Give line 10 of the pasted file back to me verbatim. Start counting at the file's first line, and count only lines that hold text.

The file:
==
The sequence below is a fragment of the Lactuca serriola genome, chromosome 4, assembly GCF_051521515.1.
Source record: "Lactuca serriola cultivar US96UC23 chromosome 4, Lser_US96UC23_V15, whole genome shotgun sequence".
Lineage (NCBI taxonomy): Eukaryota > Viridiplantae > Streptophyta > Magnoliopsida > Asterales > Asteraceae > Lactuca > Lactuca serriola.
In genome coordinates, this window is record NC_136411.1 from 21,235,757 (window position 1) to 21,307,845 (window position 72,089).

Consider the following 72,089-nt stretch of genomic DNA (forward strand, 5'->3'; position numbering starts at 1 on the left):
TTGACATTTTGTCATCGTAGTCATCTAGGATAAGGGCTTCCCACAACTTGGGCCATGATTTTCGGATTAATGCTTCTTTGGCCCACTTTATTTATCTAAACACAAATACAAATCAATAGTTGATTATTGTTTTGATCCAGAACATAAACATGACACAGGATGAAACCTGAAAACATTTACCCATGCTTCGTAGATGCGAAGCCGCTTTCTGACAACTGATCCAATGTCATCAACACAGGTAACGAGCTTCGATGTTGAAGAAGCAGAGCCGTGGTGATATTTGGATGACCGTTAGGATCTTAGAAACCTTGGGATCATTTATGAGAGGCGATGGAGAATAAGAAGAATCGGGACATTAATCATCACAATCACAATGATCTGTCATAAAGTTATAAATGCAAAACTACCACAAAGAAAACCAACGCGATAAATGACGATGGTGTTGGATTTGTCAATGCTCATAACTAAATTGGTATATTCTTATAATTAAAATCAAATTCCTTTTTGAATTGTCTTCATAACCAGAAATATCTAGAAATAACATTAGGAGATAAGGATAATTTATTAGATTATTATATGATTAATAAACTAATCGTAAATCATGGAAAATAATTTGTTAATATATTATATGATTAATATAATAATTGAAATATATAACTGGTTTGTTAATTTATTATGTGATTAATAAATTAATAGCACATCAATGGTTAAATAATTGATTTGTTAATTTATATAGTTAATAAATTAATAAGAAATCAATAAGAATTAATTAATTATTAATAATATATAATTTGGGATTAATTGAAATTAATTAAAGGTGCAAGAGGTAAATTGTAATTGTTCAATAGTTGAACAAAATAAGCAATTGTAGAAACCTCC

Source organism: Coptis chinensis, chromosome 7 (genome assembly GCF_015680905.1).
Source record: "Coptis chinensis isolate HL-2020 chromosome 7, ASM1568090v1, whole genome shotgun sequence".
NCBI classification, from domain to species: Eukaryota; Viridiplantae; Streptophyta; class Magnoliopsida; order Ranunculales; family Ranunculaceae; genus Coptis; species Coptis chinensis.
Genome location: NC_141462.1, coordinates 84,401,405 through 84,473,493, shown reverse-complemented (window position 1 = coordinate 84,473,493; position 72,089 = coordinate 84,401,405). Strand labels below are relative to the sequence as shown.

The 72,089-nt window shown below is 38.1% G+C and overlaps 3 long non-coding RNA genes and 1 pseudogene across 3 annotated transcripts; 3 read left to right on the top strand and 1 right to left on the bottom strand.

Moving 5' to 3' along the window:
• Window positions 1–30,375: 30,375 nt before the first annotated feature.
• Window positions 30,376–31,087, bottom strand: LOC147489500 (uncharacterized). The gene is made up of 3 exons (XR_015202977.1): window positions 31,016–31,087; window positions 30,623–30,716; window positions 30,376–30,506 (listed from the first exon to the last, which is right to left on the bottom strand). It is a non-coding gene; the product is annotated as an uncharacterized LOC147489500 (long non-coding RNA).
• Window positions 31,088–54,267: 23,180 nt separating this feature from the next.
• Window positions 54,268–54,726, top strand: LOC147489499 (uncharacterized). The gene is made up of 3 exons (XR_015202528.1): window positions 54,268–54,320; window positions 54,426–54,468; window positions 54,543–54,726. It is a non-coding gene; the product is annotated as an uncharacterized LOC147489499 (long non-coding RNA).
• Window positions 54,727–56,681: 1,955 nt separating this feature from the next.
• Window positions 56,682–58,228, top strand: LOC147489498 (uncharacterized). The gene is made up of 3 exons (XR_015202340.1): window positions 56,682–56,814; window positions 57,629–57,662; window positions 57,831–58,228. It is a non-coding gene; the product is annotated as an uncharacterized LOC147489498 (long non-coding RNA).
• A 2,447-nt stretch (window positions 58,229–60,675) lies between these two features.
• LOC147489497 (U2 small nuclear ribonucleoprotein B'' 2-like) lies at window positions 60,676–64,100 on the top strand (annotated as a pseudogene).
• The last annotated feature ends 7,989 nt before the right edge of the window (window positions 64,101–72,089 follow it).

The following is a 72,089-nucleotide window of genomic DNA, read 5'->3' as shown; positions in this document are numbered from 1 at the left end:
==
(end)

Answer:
Genome location: NC_141462.1, coordinates 84,401,405 through 84,473,493, shown reverse-complemented (window position 1 = coordinate 84,473,493; position 72,089 = coordinate 84,401,405). Strand labels below are relative to the sequence as shown.